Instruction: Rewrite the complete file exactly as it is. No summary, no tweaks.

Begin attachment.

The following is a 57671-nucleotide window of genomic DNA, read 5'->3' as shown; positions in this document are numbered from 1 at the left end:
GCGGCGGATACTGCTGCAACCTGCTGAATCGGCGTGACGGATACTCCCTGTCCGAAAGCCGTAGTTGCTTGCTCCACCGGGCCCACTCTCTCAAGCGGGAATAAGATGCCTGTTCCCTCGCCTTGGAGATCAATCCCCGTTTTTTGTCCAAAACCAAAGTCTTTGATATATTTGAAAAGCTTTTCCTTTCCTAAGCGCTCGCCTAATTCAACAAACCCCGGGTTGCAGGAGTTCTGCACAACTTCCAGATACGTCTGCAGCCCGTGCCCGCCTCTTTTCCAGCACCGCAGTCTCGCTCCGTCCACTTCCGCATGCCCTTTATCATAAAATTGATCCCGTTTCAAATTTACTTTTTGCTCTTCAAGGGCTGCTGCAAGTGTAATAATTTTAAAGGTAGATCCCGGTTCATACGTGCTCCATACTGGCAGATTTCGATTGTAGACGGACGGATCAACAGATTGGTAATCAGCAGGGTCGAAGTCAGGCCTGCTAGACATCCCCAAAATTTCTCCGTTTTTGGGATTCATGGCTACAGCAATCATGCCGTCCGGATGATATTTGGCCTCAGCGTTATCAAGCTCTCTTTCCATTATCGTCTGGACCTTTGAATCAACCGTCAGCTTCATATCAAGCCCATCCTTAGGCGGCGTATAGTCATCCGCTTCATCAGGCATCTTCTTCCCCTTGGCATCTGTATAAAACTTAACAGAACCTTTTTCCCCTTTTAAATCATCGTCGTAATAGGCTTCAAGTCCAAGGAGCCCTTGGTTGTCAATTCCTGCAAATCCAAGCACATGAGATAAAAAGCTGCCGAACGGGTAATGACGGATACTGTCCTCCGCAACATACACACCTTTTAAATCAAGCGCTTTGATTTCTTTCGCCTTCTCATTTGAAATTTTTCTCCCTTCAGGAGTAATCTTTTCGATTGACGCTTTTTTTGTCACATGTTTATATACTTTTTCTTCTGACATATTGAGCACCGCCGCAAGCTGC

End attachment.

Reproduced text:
The following is a 57671-nucleotide window of genomic DNA, read 5'->3' as shown; positions in this document are numbered from 1 at the left end:
GCGGCGGATACTGCTGCAACCTGCTGAATCGGCGTGACGGATACTCCCTGTCCGAAAGCCGTAGTTGCTTGCTCCACCGGGCCCACTCTCTCAAGCGGGAATAAGATGCCTGTTCCCTCGCCTTGGAGATCAATCCCCGTTTTTTGTCCAAAACCAAAGTCTTTGATATATTTGAAAAGCTTTTCCTTTCCTAAGCGCTCGCCTAATTCAACAAACCCCGGGTTGCAGGAGTTCTGCACAACTTCCAGATACGTCTGCAGCCCGTGCCCGCCTCTTTTCCAGCACCGCAGTCTCGCTCCGTCCACTTCCGCATGCCCTTTATCATAAAATTGATCCCGTTTCAAATTTACTTTTTGCTCTTCAAGGGCTGCTGCAAGTGTAATAATTTTAAAGGTAGATCCCGGTTCATACGTGCTCCATACTGGCAGATTTCGATTGTAGACGGACGGATCAACAGATTGGTAATCAGCAGGGTCGAAGTCAGGCCTGCTAGACATCCCCAAAATTTCTCCGTTTTTGGGATTCATGGCTACAGCAATCATGCCGTCCGGATGATATTTGGCCTCAGCGTTATCAAGCTCTCTTTCCATTATCGTCTGGACCTTTGAATCAACCGTCAGCTTCATATCAAGCCCATCCTTAGGCGGCGTATAGTCATCCGCTTCATCAGGCATCTTCTTCCCCTTGGCATCTGTATAAAACTTAACAGAACCTTTTTCCCCTTTTAAATCATCGTCGTAATAGGCTTCAAGTCCAAGGAGCCCTTGGTTGTCAATTCCTGCAAATCCAAGCACATGAGATAAAAAGCTGCCGAACGGGTAATGACGGATACTGTCCTCCGCAACATACACACCTTTTAAATCAAGCGCTTTGATTTCTTTCGCCTTCTCATTTGAAATTTTTCTCCCTTCAGGAGTAATCTTTTCGATTGACGCTTTTTTTGTCACATGTTTATATACTTTTTCTTCTGACATATTGAGCACCGCCGCAAGCTGC